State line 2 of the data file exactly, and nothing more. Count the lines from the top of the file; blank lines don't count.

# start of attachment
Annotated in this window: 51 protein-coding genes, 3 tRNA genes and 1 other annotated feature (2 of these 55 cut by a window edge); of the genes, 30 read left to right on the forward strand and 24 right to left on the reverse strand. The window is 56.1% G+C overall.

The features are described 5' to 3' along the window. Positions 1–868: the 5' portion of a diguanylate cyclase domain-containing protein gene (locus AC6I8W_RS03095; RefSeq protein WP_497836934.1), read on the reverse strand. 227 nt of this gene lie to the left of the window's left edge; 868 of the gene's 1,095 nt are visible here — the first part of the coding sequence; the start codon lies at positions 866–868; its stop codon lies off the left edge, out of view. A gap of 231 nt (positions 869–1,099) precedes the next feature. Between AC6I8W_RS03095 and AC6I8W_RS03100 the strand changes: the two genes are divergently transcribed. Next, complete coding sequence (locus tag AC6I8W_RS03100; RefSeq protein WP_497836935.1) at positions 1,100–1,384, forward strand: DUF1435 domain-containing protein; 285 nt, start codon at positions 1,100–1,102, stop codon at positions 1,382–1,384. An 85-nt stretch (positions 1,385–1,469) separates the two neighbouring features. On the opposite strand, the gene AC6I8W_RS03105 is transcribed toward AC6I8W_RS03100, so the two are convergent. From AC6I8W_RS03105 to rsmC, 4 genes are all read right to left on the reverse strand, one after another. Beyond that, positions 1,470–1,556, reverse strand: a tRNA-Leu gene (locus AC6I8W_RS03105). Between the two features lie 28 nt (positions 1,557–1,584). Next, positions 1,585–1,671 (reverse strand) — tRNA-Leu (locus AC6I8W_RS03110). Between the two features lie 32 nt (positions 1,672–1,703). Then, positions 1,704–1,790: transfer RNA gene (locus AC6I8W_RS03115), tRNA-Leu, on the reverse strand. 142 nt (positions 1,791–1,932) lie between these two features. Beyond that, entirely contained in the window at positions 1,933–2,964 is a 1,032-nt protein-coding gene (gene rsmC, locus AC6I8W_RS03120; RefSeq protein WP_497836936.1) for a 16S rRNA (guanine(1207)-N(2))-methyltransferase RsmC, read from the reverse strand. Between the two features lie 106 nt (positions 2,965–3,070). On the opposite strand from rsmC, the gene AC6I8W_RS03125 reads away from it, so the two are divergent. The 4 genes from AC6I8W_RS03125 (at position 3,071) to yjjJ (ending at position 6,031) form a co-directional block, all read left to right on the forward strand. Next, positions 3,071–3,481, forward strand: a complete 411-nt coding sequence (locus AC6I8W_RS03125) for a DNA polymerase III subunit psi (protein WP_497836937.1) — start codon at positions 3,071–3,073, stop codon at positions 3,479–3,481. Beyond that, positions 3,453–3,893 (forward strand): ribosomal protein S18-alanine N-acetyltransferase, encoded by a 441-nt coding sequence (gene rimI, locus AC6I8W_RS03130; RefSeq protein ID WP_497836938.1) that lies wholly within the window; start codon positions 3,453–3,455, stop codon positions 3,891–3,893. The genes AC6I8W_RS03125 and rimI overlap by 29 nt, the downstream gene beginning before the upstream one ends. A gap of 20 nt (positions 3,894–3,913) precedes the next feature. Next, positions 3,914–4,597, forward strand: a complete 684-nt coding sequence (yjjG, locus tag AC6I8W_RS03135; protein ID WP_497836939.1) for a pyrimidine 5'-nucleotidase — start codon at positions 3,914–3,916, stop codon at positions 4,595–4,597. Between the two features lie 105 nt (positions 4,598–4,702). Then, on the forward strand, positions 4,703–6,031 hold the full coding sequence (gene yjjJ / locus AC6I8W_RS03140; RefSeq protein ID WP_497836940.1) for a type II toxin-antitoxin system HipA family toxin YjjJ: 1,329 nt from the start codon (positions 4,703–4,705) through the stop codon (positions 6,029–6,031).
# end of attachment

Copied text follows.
The features are described 5' to 3' along the window. Positions 1–868: the 5' portion of a diguanylate cyclase domain-containing protein gene (locus AC6I8W_RS03095; RefSeq protein WP_497836934.1), read on the reverse strand. 227 nt of this gene lie to the left of the window's left edge; 868 of the gene's 1,095 nt are visible here — the first part of the coding sequence; the start codon lies at positions 866–868; its stop codon lies off the left edge, out of view. A gap of 231 nt (positions 869–1,099) precedes the next feature. Between AC6I8W_RS03095 and AC6I8W_RS03100 the strand changes: the two genes are divergently transcribed. Next, complete coding sequence (locus tag AC6I8W_RS03100; RefSeq protein WP_497836935.1) at positions 1,100–1,384, forward strand: DUF1435 domain-containing protein; 285 nt, start codon at positions 1,100–1,102, stop codon at positions 1,382–1,384. An 85-nt stretch (positions 1,385–1,469) separates the two neighbouring features. On the opposite strand, the gene AC6I8W_RS03105 is transcribed toward AC6I8W_RS03100, so the two are convergent. From AC6I8W_RS03105 to rsmC, 4 genes are all read right to left on the reverse strand, one after another. Beyond that, positions 1,470–1,556, reverse strand: a tRNA-Leu gene (locus AC6I8W_RS03105). Between the two features lie 28 nt (positions 1,557–1,584). Next, positions 1,585–1,671 (reverse strand) — tRNA-Leu (locus AC6I8W_RS03110). Between the two features lie 32 nt (positions 1,672–1,703). Then, positions 1,704–1,790: transfer RNA gene (locus AC6I8W_RS03115), tRNA-Leu, on the reverse strand. 142 nt (positions 1,791–1,932) lie between these two features. Beyond that, entirely contained in the window at positions 1,933–2,964 is a 1,032-nt protein-coding gene (gene rsmC, locus AC6I8W_RS03120; RefSeq protein WP_497836936.1) for a 16S rRNA (guanine(1207)-N(2))-methyltransferase RsmC, read from the reverse strand. Between the two features lie 106 nt (positions 2,965–3,070). On the opposite strand from rsmC, the gene AC6I8W_RS03125 reads away from it, so the two are divergent. The 4 genes from AC6I8W_RS03125 (at position 3,071) to yjjJ (ending at position 6,031) form a co-directional block, all read left to right on the forward strand. Next, positions 3,071–3,481, forward strand: a complete 411-nt coding sequence (locus AC6I8W_RS03125) for a DNA polymerase III subunit psi (protein WP_497836937.1) — start codon at positions 3,071–3,073, stop codon at positions 3,479–3,481. Beyond that, positions 3,453–3,893 (forward strand): ribosomal protein S18-alanine N-acetyltransferase, encoded by a 441-nt coding sequence (gene rimI, locus AC6I8W_RS03130; RefSeq protein ID WP_497836938.1) that lies wholly within the window; start codon positions 3,453–3,455, stop codon positions 3,891–3,893. The genes AC6I8W_RS03125 and rimI overlap by 29 nt, the downstream gene beginning before the upstream one ends. A gap of 20 nt (positions 3,894–3,913) precedes the next feature. Next, positions 3,914–4,597, forward strand: a complete 684-nt coding sequence (yjjG, locus tag AC6I8W_RS03135; protein ID WP_497836939.1) for a pyrimidine 5'-nucleotidase — start codon at positions 3,914–3,916, stop codon at positions 4,595–4,597. Between the two features lie 105 nt (positions 4,598–4,702). Then, on the forward strand, positions 4,703–6,031 hold the full coding sequence (gene yjjJ / locus AC6I8W_RS03140; RefSeq protein ID WP_497836940.1) for a type II toxin-antitoxin system HipA family toxin YjjJ: 1,329 nt from the start codon (positions 4,703–4,705) through the stop codon (positions 6,029–6,031).